Strategies of distinction

Rancière's Aisthesis and the two regimes of art

RP 177 () / Article

At the root of Jacque Rancière's work lies a gesture of dissociation: to unfasten the people, the poor and the proletariat from the Marxist discourses to which they were so firmly fixed that one might think them to be sewn from the same cloth; to reveal the will to mastery and domination inherent in the speech of those who claim knowledge; to show that the love of the people dissimulates a hatred of democracy; to underscore workers' heterogeneity with respect to the discourse bearing upon them; and to defend the capacity of the dominated and the equality of intellects. It is a gesture born of a rupture, a rupture that happened in May 1968, whose evental content and scope, the young Rancière thought, had been disclaimed by its own actors:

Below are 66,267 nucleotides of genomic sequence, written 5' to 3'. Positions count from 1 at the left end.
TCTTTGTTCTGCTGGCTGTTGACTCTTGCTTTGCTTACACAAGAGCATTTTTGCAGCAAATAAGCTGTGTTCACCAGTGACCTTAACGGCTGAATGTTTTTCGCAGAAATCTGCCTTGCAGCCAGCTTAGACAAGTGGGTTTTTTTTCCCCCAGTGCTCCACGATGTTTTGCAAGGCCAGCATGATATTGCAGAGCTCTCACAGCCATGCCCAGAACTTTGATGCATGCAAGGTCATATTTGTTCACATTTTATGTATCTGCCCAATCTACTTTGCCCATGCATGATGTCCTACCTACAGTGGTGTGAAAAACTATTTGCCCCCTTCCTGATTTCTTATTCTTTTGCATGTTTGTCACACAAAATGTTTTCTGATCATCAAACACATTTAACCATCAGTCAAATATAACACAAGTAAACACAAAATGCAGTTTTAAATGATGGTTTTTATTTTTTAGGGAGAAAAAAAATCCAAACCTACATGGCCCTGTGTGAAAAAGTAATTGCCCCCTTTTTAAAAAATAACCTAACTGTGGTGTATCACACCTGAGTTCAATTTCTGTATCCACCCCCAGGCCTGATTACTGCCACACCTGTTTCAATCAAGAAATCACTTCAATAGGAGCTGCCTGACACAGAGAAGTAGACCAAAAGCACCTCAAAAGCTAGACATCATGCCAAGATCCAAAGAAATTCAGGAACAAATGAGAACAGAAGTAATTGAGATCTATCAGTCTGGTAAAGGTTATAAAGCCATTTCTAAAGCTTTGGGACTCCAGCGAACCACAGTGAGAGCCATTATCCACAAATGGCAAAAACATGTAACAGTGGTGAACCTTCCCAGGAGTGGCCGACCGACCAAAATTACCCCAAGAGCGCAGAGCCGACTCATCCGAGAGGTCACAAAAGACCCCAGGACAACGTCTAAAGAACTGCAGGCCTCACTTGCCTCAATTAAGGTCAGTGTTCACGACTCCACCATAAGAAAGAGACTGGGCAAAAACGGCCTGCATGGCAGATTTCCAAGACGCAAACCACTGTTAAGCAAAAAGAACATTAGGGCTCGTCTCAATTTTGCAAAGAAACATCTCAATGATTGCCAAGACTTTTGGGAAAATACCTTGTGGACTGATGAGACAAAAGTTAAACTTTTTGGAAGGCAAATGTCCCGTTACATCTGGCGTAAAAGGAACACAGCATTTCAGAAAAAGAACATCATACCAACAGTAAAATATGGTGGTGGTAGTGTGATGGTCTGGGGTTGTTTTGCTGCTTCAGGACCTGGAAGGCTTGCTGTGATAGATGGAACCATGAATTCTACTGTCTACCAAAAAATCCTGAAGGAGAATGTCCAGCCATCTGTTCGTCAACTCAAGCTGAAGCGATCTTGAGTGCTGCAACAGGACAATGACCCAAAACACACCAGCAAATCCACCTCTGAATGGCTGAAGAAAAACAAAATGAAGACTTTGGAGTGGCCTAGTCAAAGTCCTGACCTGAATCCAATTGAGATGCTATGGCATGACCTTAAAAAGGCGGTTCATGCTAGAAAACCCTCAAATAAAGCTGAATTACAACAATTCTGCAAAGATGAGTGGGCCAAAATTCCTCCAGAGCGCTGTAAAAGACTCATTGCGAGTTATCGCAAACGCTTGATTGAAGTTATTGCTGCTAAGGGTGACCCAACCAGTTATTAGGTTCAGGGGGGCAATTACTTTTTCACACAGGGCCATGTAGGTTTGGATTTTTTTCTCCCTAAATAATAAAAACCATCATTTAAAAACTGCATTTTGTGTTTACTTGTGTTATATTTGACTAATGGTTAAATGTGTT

Instead of militants - new or old - trying to think their histories, what we find are students reciting the old lessons they learned in their philosophy classes. They want to make us believe that they are talking about May '68, or about leftism, when in fact all they are doing is resuming the thread of an interrupted academic discourse, dressing up as 'facts' the phantoms of their speculations.1
It was in the experience of this slippage between grand philosophical discourse and the aspirations articulated in May '68 that his project took shape, a project devoted to crossing over to the other side of the discourse of mastery. An epistemological and political imperative thus came to light: let the others speak, give them back the speech that has been taken from them. [...]

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